Father Odo Tiggeloven, one of the church’s two founding priests, signing the baptism register in the Damien Hall.

Stepping inside the church, the warmness of the visual greeting provided by the soft light filtering through that casts a warm glow over the wood flavoured interior seems to also extend a spiritual welcome. I realised then that it had been a long while since I visited the church – not since I shifted away as a child of three and a half. As I looked around me, it was nice to see that the church is one that has stayed very much the same as it had been at its beginnings close to half a century ago. In that, it is also nice to know that in a world in which we have been quick to forget the past, there is a place that I can come to where the past hasn’t been forgotten.

Soft light filters through into the interior of the church.

One more view of the inside of the church.





Under the Flyer

7 03 2012

One experience that many who lived in or visited Singapore back in the days when Policemen did wear shorts, often look fondly back to, is that of dining on the streets. In those days, whole streets and car parks would magically be transformed into bustling eating places as night fell. The invasion would first be led by the army of push-carts laden with the raw ingredients that would be turned into scrumptious street fare, and the load of stools and foldable tables that would seat hungry patrons. As day turned to night, the concentrations of pushcarts, with tables arranged in front of them, would turn the otherwise dark and dingy streets into a sea of light and shadow, as diners began to fill the tables that never quite seem to sit firmly on the ground, greedily wolfing down what lay in front of them. It was in this hot, sticky and less than sanitary environment, in the glow of kerosene pressure lamps, and flicker of flames that leapt from under the blackened woks against which the almost musical and somewhat rhythmic clang of spatulas being furiously moved would be made, that many popular hawkers acquired and perfected their art. For those who dared to brave not just the conditions, but also the often ill-mannered assistants one needed to shout orders at, the reward wasn’t just the fare on offer, but the unforgettable atmosphere that unfortunately could not be replicated in the more sanitary food centers the same hawkers were to eventually move to.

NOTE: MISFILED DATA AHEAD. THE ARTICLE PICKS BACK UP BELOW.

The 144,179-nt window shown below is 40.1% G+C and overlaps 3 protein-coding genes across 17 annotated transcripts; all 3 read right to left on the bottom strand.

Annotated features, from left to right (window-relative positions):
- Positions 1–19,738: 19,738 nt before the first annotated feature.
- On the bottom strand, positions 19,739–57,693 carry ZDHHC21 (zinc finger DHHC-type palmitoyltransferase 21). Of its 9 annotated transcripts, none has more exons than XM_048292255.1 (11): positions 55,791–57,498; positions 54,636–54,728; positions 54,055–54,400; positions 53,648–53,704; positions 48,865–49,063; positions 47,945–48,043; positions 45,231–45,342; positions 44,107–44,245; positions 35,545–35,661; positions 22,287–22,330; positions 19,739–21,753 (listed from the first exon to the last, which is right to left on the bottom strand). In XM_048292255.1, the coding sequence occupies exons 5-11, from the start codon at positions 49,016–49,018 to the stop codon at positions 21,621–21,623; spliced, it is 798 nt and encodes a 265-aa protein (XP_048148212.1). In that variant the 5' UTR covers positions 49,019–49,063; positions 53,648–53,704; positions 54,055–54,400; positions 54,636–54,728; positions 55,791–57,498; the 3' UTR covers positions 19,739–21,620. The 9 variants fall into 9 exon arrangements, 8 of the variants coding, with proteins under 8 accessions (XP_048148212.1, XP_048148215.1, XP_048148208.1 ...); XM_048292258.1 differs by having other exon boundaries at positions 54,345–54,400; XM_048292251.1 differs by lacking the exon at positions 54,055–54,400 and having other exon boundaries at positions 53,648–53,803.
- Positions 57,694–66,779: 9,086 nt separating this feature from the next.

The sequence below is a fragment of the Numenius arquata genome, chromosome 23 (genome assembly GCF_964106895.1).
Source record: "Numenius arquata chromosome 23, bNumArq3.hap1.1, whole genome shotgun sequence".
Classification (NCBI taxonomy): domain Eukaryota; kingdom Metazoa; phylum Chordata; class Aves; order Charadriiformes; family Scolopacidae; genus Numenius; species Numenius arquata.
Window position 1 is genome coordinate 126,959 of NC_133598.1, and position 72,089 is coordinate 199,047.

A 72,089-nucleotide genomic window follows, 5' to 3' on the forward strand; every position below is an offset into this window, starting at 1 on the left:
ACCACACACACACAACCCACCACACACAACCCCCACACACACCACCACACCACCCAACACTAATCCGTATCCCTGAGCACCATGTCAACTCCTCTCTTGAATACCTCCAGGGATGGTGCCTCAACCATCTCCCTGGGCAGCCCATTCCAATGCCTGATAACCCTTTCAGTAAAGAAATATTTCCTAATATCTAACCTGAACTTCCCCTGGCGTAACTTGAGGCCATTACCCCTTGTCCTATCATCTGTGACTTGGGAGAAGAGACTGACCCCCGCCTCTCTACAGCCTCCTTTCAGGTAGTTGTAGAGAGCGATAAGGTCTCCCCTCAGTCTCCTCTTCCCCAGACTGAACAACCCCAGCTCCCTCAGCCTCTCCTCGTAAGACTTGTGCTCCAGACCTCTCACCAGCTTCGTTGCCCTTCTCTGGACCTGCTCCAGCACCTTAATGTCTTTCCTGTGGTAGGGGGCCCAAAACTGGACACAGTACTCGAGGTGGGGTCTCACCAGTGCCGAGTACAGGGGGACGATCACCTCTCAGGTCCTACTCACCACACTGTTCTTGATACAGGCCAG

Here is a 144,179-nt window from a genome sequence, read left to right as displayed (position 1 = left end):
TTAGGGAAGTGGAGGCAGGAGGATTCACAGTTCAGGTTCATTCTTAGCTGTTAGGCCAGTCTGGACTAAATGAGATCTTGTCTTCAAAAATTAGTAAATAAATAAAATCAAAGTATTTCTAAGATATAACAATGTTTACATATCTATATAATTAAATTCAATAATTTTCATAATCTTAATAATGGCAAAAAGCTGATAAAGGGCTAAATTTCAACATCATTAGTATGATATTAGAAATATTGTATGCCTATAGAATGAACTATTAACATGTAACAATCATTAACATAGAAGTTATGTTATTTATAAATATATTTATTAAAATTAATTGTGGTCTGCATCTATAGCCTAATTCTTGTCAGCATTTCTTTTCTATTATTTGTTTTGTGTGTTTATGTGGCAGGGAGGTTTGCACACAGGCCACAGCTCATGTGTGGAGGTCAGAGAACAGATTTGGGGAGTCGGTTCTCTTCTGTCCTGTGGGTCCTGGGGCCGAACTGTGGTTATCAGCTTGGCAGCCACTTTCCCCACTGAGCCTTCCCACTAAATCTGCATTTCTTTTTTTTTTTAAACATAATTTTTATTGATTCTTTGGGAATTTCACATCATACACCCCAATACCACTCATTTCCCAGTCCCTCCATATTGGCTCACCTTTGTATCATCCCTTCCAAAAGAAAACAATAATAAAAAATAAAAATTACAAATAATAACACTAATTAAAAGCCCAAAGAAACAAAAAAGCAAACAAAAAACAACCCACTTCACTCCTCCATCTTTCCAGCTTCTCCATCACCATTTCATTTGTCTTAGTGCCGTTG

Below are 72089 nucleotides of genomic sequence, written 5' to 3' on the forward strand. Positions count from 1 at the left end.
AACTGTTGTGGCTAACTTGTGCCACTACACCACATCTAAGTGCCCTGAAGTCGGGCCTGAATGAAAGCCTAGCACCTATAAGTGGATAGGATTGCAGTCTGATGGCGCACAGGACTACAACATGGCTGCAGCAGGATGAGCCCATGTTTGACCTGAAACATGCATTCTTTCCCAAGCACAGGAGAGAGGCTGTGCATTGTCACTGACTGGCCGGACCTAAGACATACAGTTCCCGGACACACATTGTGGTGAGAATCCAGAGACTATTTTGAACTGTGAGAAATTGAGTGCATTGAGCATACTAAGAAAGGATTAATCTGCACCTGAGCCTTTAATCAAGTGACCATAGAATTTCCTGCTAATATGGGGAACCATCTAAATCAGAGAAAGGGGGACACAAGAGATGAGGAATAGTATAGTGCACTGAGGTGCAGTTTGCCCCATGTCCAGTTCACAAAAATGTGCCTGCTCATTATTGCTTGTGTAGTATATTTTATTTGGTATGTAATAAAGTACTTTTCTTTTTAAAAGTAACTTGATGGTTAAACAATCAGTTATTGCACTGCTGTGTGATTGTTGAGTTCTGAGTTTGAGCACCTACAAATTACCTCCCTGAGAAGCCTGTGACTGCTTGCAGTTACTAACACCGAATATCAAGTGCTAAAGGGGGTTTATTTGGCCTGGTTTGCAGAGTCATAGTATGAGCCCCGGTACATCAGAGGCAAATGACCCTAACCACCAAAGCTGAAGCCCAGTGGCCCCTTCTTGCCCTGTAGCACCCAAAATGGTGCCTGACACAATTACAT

Silhouettes against the spotlight - the Singapore Food Trail livens up the recreation of the 1960s street dining atmosphere by brining in various forms of street entertainment - not necessarily from the 1960s, from time to time.

The Singapore Food Trail brings the experience of street dining back to Singapore.

There are many who lived through those heady days of a Singapore in transition who now look back and realise that the relentless pace of change has consigned much of what made Singapore, Singapore, to seemingly distant memories. There is a current wave of nostalgia that sees attempts to bring some of the experiences that would otherwise be lost back. One such attempt is the Singapore Food Trail at the Singapore Flyer, a 800-seat themed food court which attempts to take the diner back to the days of dining on the streets of the 1960s Singapore. Walking through the Singapore Food Trail, it is easy imagine that you are where the setting aims to place you in. Old style tables and chairs – maybe not the type you might have found used on the streets, set against a disordered backdrop of push-carts that are the food stalls, each different to give a feel of what it might once have been like, arranged in front of what appears to be shop houses and five-foot ways. No effort has been spared in trying to recreate the atmosphere – all around, there are those reminders of that forgotten world that many would recall with fondness – the very recognisable logos of famous brands, old style signboards, bamboo chicks (blinds) painted with logos that were commonly seen providing shade to coffee shops and sundry shops, and lots of paraphernalia from those days of old. Help was enlisted from the likes of clan associations as well as some of the owners of the famous brands (including Nestlé Singapore in recreating signboards and signs to lend an air of authenticity to them. The push-carts serve up fare from what perhaps are the who’s-who of today’s hawkers – hand picked from over 100 who applied. It is also amongst the stalls where some old time favourites – ice-balls, kacang putih and bird’s nest drink, await rediscovery.